Wiring communities together
In 1935, cities across the country had been enjoying the revolutionary conveniences of electricity for more than 50 years, yet rural America was still being powered by the hard work of farmers and their wives. While their urban counterparts were feeling the freedom of the spin cycle and storing food in refrigerators, farm wives were canning the harvest and building fires to heat the water that would be used to scrub clothes by hand.
It was around this time that Franklin Roosevelt recognized the need to bring rural America into the modern age in order to spur the economy forward. An executive order establishing the Rural Electrification Administration, and the subsequent legislation establishing the SC Rural Electrification Authority, paved the way for farmers to come together and apply for loans to fund the infrastructure needed to bring power to the pastures.
Extension agents began canvassing the countryside in search of people willing to pay the $5 membership fee – no small sum in Depression-era dollars – and the electrical cooperative was born. By 1940 the membership across South Carolina had grown too vast to be managed from Columbia and the state was divided into districts, prompting the formation of Blue Ridge Electric Cooperative in August of that year.
Today Blue Ridge Electric Cooperative is the fourth largest of the 20 co-ops in South Carolina, serving close to 64,000 members across five counties. The company headquarters in the heart of downtown Pickens serves Pickens, Greenville and Spartanburg counties, while a companion facility located between Seneca and Westminster distributes power to Oconee and Anderson counties.
Blue Ridge is a member-owned utility that operates as a not-for-profit. President and CEO Charles Dalton is quick to point out, however, that the cooperative does business and pays taxes just as any for-profit company would, with the exception of income taxes; income is assigned to be paid back to members in the form of capital credits, which are typically paid out on a 20-year cycle.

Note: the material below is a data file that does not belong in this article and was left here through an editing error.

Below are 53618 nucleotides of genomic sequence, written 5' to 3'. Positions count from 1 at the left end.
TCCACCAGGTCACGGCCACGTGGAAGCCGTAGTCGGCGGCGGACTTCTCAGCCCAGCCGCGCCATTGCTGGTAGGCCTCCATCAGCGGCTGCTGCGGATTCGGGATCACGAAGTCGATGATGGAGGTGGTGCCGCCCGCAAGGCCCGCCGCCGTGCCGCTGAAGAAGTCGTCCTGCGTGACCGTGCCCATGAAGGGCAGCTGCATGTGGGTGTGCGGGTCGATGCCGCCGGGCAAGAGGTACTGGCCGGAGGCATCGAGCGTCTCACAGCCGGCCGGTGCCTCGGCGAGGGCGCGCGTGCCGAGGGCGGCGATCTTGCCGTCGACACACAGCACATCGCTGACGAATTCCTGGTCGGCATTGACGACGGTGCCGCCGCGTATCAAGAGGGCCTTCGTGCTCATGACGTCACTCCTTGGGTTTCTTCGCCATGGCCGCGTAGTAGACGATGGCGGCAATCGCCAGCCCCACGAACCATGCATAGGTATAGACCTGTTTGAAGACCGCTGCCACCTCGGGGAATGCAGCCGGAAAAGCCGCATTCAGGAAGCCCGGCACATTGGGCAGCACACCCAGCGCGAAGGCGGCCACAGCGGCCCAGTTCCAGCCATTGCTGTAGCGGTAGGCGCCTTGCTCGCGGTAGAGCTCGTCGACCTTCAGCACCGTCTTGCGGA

“We refer to our customers as members,” Dalton says. “It’s a term that reminds us how important each of our members are, and drives us to provide a high level of service.”
The Blue Ridge philosophy of service extends beyond powering the homes and businesses of its members.
“We have a strong sense that we need to support the communities we serve in,” Dalton says, explaining the motivation behind Blue Ridge Fest, an annual festival centered on classic cars and classic beach music that over the last 18 years has distributed more than $2 million to charities within the five counties that make up the cooperative’s service area. “Our employees see so many hard situations in doing their jobs day to day, so we pick charities we know are doing a good job helping people who really need help.”
This sense of community is not surprising, considering Blue Ridge Electric Cooperative was built by communities for the purpose of building up those communities. Many current employees have direct connections to the cooperative’s founders.
“We have employees who will retire with 30 or 40 years of experience, and with parents, aunts and uncles who worked here,” Dalton says. “These family connections and traditions are probably true in co-ops, not just in South Carolina, but throughout the country.”
Dalton himself is carrying on a family legacy; his great-uncle was one of the co-op’s founding members. After graduating from Clemson University in 1964, Dalton and his brother owned a furniture store that drew its power from Blue Ridge Electric, and when his great-uncle died, Dalton assumed his seat on the cooperative’s board. He held this position for 10 years until he was appointed to replace the original general manager, A.J. Hurt, upon his retirement in 1982.
“Blue Ridge Electric is something I was always interested in and something that was important to my family,” Dalton says.
The cooperative was granted a fairly large geographic area when legislation was passed in the late 1960s seeking to avoid duplication of service by divvying up territories between co-ops and investor-owned utilities. Where the larger utilities (such as Duke Energy) may average 25-30 customers per mile, Blue Ridge averages 10. This translates to lots of room to fill in with residential and commercial development.
“We are well positioned to grow,” Dalton affirms. “We have the infrastructure to serve any additional load we could get.”
Blue Ridge is a player in helping to attract that additional load, thanks to the Rural Development Act, a 1996 statute approved by the S.C. General Assembly allowing taxpaying utilities to defer up to $300,000 in annual license-tax obligations for investment in local job-creating projects. In 2012 that annual sum was increased to $400,000. Blue Ridge has directed a substantial portion of these dollars to support land purchases, water, sewer and roadwork, and construction of shell buildings to aid in the development of commerce and industrial parks in Pickens, Oconee and Anderson counties.